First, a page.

Simplistic Texteditor for Your Next Ruby On Rails Webapplication


Do you want to come to the metaparty? Okay it is not a party tool it is a political site in German where the party member itself create the party platform. The vision is: if you vote for metapartei you will get representative candidates which supports the oppinion of the nation – not of a specific lobby. As a member of Metapartei you can create concepts (ideas) and vote for them. At some day the set of all voted concepts will be our party platform. was written entirely with rails and with the help NetBeans as IDE (I could displace aptana ;-)). It is and it was really fun. Especially the database migrations in rails are fantastic for production! Okay sometimes ruby wasn’t that much fun. For example the following passes (very strange!):

assert_equal 2, "ÄÄa__".mb_chars.index("a", 4)

In the meanwhile we have to decide how the user can input some more than only text. If you would allow pure html then you would introduce a big security hole! For example someone could then insert any javascript function he likes with e.g. the <script> tag. So we need a rich text editor. But which one? There are a lot of editors out to allow the user to mark up the text. See the appendix for some we had evaluated. But we finally choose


from Ryan Johnson, because it is very small and highly customizable. See here for a life example. The small trade-off we had to pay was that we had to implement the conversation from wiki text to html. But this was relative easy. See The ruby code (under public domain) for the WikiText class, which implements the following behaviour:

  • ”bold” to bold
  • ”’italic”’ to italic
  • line breaks to <br />
  • and links like [ Metapartei – a great idea] to Metapartei – a great idea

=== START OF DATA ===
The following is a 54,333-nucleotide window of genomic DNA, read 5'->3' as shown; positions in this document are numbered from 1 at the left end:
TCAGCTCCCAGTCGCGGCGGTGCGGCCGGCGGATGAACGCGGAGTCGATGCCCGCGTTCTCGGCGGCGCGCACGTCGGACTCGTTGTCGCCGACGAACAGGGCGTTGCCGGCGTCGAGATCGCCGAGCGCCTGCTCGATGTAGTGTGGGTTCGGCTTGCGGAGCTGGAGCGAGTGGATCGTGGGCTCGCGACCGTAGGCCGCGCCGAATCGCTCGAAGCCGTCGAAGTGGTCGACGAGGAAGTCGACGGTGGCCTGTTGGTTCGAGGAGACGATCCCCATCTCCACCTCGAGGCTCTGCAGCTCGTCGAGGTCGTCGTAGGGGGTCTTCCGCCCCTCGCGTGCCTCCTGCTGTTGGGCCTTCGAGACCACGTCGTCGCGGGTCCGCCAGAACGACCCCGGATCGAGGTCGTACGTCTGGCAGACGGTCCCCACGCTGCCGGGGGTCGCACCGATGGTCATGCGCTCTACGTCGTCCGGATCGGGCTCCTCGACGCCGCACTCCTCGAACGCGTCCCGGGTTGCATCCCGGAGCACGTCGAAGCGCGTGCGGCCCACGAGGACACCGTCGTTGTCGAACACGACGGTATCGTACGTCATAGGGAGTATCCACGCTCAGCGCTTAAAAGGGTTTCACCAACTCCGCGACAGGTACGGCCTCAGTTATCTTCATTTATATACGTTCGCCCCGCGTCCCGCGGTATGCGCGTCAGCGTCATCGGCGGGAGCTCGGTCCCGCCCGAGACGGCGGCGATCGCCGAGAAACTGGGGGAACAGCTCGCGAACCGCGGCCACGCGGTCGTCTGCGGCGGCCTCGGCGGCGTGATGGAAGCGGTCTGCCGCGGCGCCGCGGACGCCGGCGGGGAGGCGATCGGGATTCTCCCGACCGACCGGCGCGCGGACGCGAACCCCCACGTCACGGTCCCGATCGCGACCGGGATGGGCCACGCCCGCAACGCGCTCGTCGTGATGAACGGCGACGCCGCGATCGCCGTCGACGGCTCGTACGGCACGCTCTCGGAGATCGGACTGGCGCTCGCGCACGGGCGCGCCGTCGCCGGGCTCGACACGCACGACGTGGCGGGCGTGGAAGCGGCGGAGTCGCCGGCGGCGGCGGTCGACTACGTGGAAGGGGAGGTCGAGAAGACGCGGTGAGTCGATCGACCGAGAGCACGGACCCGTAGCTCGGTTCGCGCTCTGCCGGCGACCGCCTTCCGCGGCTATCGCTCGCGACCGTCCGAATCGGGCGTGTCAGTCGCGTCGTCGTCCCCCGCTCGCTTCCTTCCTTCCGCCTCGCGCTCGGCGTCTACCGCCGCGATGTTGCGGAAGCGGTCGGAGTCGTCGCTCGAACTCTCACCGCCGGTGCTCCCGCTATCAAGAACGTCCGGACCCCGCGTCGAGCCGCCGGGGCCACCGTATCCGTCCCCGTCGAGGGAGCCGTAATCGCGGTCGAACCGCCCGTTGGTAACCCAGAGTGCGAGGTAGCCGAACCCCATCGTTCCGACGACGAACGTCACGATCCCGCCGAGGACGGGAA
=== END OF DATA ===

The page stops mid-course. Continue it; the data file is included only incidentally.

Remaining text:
You can simply add other things (just let me know if you implement lists ;-)). But how you can embed the javascript with ruby? Here is the answer:

TextArea within Rails

Get the textarea.js from the TextArea bundle and put it under public/javascripts. Then create a file textarea_init.js from the code in the The javascript code section. Then insert

<%= javascript_include_tag 'textarea' %>

into app/views/layouts/application.html.erb (<head>HERE</head>). Then directly before the closing </body> tag write

<%= javascript_include_tag 'textarea_init' %>

Additionally you have to add a mark_down specific css file get it from the TextArea project too.

Now you can use it where you like. E.g. in the new template of the comments controller. Within new.html.erb add the following line as the very last:

<div id="markdown_formatted"></div>

But be sure that you specify at least one id for the text content (e.g. like we did: comment_content). See the javascript code section.

That’s it. Hope you enjoy it!

The ruby code

class WikiText
  def initialize(str)
    # process umlaute correctly
    @text = str.mb_chars

  def to_html
    str, ii = process_sub_tag(nil, 0)

  # returns the resulting string and the processed characters